Habits are interesting things. I’ve talked about them before. If you’re new to the idea of developing good habits, make getting a new one your next side project, perhaps.

If the goal of your side project is primarily to learn, you must realise that completing a course is not the only objective: you must be able to apply what you have learned, so now you must figure out how to use your new skills in your next project, perhaps.

Entertainment side projects can scale too: at the very minimum figure out how you can share the fun with the world. A blog post, a video, a release of open source software, all of it means the project lives beyond your short time with it.

A project that you choose centred on a cause you care about deeply might be the hardest to scale, but perhaps give some thought to spreading the word and recruiting, to proselytising to others and making them care too.

Keeping all this in mind, I tend to reject side projects at the moment that I can’t see how to keep enjoyable if they become habits or I can’t automate. It’s one of the many reasons that right now, I’m not interested in starting a more permanent blogging project, even though some people tell me they’d enjoy me writing much more regularly.

Choose One Project at a Time

This is perhaps the most important aspect, but people hate hearing it (hence me leaving it until last). I know I felt crap when I reflected on it, because there are so many things I want to work on and only being able to choose one feels like a compromise and may cause anxiety over choosing “well”.

In reality, you have to keep energy and focus up, and trying to context switch through half a dozen projects is going to lead to burnout, no matter how excited you are about them all.

I therefore think it’s important to keep the limit to one side project at a time, but to have a bigger process that allows you to come back to projects in due course and grow multiple projects on the longer-term.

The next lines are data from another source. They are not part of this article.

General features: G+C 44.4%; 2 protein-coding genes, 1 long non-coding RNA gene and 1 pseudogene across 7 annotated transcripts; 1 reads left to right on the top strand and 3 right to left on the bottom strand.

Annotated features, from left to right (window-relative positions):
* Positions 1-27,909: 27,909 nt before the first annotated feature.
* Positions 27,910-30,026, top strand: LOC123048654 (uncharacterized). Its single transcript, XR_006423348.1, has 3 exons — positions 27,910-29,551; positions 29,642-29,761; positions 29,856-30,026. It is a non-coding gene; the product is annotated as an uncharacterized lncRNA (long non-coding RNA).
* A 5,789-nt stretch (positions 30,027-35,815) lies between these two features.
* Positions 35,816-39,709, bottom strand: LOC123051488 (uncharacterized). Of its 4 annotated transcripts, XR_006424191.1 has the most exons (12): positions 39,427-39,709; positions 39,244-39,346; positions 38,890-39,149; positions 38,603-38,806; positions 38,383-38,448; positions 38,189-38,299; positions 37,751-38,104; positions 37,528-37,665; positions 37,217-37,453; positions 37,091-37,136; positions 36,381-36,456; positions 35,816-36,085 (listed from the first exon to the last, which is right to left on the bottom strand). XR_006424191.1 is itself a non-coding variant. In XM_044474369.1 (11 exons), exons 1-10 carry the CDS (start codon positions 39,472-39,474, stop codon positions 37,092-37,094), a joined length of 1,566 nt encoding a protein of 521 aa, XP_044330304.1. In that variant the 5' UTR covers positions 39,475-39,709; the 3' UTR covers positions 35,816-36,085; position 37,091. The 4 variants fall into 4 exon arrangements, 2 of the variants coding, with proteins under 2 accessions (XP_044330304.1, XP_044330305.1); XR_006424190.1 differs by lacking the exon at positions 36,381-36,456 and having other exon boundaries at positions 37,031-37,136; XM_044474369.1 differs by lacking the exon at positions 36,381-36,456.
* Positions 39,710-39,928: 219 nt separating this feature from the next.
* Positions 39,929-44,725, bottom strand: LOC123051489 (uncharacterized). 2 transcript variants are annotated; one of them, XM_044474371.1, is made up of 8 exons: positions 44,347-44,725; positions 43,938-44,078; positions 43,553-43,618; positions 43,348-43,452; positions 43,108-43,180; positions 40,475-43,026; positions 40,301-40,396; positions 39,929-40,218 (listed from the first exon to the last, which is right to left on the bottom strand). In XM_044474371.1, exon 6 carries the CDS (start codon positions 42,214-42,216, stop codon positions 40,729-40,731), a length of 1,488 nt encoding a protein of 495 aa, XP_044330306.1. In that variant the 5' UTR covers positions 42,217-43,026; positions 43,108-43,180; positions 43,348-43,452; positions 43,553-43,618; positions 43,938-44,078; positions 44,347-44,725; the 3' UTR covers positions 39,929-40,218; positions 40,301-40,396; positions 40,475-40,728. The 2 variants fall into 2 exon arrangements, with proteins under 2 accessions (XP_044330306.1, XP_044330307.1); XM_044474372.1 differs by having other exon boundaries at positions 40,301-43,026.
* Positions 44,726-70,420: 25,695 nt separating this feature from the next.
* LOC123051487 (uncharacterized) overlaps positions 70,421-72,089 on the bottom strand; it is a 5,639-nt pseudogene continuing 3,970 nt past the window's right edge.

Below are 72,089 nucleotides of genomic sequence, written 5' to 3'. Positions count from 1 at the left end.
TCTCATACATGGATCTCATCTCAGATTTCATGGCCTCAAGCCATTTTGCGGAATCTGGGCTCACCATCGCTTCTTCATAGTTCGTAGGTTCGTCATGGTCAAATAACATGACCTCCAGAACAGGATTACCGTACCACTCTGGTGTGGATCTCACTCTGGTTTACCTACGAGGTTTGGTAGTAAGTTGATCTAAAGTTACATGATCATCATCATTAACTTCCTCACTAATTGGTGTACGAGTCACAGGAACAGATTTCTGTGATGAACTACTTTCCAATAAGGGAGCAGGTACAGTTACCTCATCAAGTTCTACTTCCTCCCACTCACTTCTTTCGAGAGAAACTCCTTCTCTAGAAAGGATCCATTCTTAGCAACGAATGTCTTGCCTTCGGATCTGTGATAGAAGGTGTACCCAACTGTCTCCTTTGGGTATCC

Here’s one way you could do it, and coming from a developer it is going to read a little like an algorithm:

  1. List projects you are interested in. Order by excitement, purpose and ability to automate or make a habit, in that order (excitement always wins out over purpose, and purpose normally wins out over ability to automate, for me).
  2. Choose one project. Set a primary goal to achieve with it in x weeks, and a secondary goal in x months.
  3. Work on it. Enjoy.
  4. If you find myself not working on it, or struggling to get near the short term goals, perhaps go back to step 1. It’s better to move onto something you enjoy more earlier, than slog it out and start to resent this process.
  5. Once the primary goal is met, decide if you want to work towards the secondary goal in x months now. If so, keep going for a bit longer. Then, (or now if happy with just the primary goal), it’s time to…
  6. Figure out what to do to keep this project going & growing that is either making it become a habit or that can be automated? Get that done so this thing keeps going without constant attention.
  7. Go back to step 1 and repeat
  8. After two iterations, you now have two projects running along either as habits or automated. You can now either go back to the first project, or go back to step 1 and move to 3 side projects, after which you can go back to looking at your first two projects or move onto a fourth, and so on.

Over time, this scales into having lots of things going on that you love, and if any of them need revisting but you don’t love them any more: stop them. That’s OK.

I’m just at the start of this journey myself again, so I’ll report back in coming months if it’s successful. If you have ideas or thoughts or tip though, please do comment on this article.